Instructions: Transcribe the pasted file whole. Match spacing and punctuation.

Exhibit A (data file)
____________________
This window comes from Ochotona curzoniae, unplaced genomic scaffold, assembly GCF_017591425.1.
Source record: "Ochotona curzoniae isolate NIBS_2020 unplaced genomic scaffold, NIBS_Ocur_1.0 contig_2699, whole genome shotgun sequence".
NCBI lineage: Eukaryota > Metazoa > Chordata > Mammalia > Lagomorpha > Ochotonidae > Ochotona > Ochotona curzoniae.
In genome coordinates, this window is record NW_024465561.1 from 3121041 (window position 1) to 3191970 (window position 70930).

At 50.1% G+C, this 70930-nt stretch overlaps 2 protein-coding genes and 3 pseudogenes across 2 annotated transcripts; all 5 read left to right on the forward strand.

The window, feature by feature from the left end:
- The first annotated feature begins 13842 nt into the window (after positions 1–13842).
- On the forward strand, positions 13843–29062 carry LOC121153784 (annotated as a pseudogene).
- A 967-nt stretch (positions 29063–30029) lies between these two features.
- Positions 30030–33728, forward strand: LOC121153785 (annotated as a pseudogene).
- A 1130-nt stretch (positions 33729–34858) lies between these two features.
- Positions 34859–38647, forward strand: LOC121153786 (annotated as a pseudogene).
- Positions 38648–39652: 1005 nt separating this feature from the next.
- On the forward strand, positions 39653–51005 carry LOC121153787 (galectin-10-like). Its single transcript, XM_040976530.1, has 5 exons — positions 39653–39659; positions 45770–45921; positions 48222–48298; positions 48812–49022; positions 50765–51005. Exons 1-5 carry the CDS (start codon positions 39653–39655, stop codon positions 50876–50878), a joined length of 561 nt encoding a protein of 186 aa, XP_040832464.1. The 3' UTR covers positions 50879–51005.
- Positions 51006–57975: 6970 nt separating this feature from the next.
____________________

This window comes from Ochotona curzoniae, unplaced genomic scaffold, assembly GCF_017591425.1.
Source record: "Ochotona curzoniae isolate NIBS_2020 unplaced genomic scaffold, NIBS_Ocur_1.0 contig_2699, whole genome shotgun sequence".
NCBI lineage: Eukaryota > Metazoa > Chordata > Mammalia > Lagomorpha > Ochotonidae > Ochotona > Ochotona curzoniae.
In genome coordinates, this window is record NW_024465561.1 from 3121041 (window position 1) to 3191970 (window position 70930).

At 50.1% G+C, this 70930-nt stretch overlaps 2 protein-coding genes and 3 pseudogenes across 2 annotated transcripts; all 5 read left to right on the forward strand.

The window, feature by feature from the left end:
- The first annotated feature begins 13842 nt into the window (after positions 1–13842).
- On the forward strand, positions 13843–29062 carry LOC121153784 (annotated as a pseudogene).
- A 967-nt stretch (positions 29063–30029) lies between these two features.
- Positions 30030–33728, forward strand: LOC121153785 (annotated as a pseudogene).
- A 1130-nt stretch (positions 33729–34858) lies between these two features.
- Positions 34859–38647, forward strand: LOC121153786 (annotated as a pseudogene).
- Positions 38648–39652: 1005 nt separating this feature from the next.
- On the forward strand, positions 39653–51005 carry LOC121153787 (galectin-10-like). Its single transcript, XM_040976530.1, has 5 exons — positions 39653–39659; positions 45770–45921; positions 48222–48298; positions 48812–49022; positions 50765–51005. Exons 1-5 carry the CDS (start codon positions 39653–39655, stop codon positions 50876–50878), a joined length of 561 nt encoding a protein of 186 aa, XP_040832464.1. The 3' UTR covers positions 50879–51005.
- Positions 51006–57975: 6970 nt separating this feature from the next.